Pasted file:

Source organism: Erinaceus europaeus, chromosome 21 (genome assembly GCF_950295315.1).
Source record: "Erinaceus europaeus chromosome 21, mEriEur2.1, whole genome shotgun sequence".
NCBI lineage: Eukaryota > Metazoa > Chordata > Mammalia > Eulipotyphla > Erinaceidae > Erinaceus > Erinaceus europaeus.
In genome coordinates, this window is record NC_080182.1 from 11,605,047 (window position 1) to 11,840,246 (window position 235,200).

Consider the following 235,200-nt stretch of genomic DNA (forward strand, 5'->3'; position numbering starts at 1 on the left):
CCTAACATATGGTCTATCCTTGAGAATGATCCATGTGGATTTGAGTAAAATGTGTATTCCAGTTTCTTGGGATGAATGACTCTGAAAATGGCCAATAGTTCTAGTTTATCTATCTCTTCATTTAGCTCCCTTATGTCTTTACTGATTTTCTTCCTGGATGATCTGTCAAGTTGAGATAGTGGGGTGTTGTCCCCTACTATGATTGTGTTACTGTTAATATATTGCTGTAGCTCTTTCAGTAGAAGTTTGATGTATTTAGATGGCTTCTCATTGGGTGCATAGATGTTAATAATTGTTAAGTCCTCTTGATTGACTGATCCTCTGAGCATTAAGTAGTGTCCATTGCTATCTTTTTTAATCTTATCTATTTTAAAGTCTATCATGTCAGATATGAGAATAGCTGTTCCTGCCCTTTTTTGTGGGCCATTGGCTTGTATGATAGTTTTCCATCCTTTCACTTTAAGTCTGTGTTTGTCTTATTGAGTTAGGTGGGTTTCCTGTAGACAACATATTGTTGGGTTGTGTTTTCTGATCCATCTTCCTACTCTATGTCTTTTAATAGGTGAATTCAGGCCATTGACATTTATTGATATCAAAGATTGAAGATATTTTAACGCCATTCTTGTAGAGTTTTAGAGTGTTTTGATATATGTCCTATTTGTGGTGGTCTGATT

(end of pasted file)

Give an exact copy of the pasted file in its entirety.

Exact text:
Source organism: Erinaceus europaeus, chromosome 21 (genome assembly GCF_950295315.1).
Source record: "Erinaceus europaeus chromosome 21, mEriEur2.1, whole genome shotgun sequence".
NCBI lineage: Eukaryota > Metazoa > Chordata > Mammalia > Eulipotyphla > Erinaceidae > Erinaceus > Erinaceus europaeus.
In genome coordinates, this window is record NC_080182.1 from 11,605,047 (window position 1) to 11,840,246 (window position 235,200).

Consider the following 235,200-nt stretch of genomic DNA (forward strand, 5'->3'; position numbering starts at 1 on the left):
CCTAACATATGGTCTATCCTTGAGAATGATCCATGTGGATTTGAGTAAAATGTGTATTCCAGTTTCTTGGGATGAATGACTCTGAAAATGGCCAATAGTTCTAGTTTATCTATCTCTTCATTTAGCTCCCTTATGTCTTTACTGATTTTCTTCCTGGATGATCTGTCAAGTTGAGATAGTGGGGTGTTGTCCCCTACTATGATTGTGTTACTGTTAATATATTGCTGTAGCTCTTTCAGTAGAAGTTTGATGTATTTAGATGGCTTCTCATTGGGTGCATAGATGTTAATAATTGTTAAGTCCTCTTGATTGACTGATCCTCTGAGCATTAAGTAGTGTCCATTGCTATCTTTTTTAATCTTATCTATTTTAAAGTCTATCATGTCAGATATGAGAATAGCTGTTCCTGCCCTTTTTTGTGGGCCATTGGCTTGTATGATAGTTTTCCATCCTTTCACTTTAAGTCTGTGTTTGTCTTATTGAGTTAGGTGGGTTTCCTGTAGACAACATATTGTTGGGTTGTGTTTTCTGATCCATCTTCCTACTCTATGTCTTTTAATAGGTGAATTCAGGCCATTGACATTTATTGATATCAAAGATTGAAGATATTTTAACGCCATTCTTGTAGAGTTTTAGAGTGTTTTGATATATGTCCTATTTGTGGTGGTCTGATT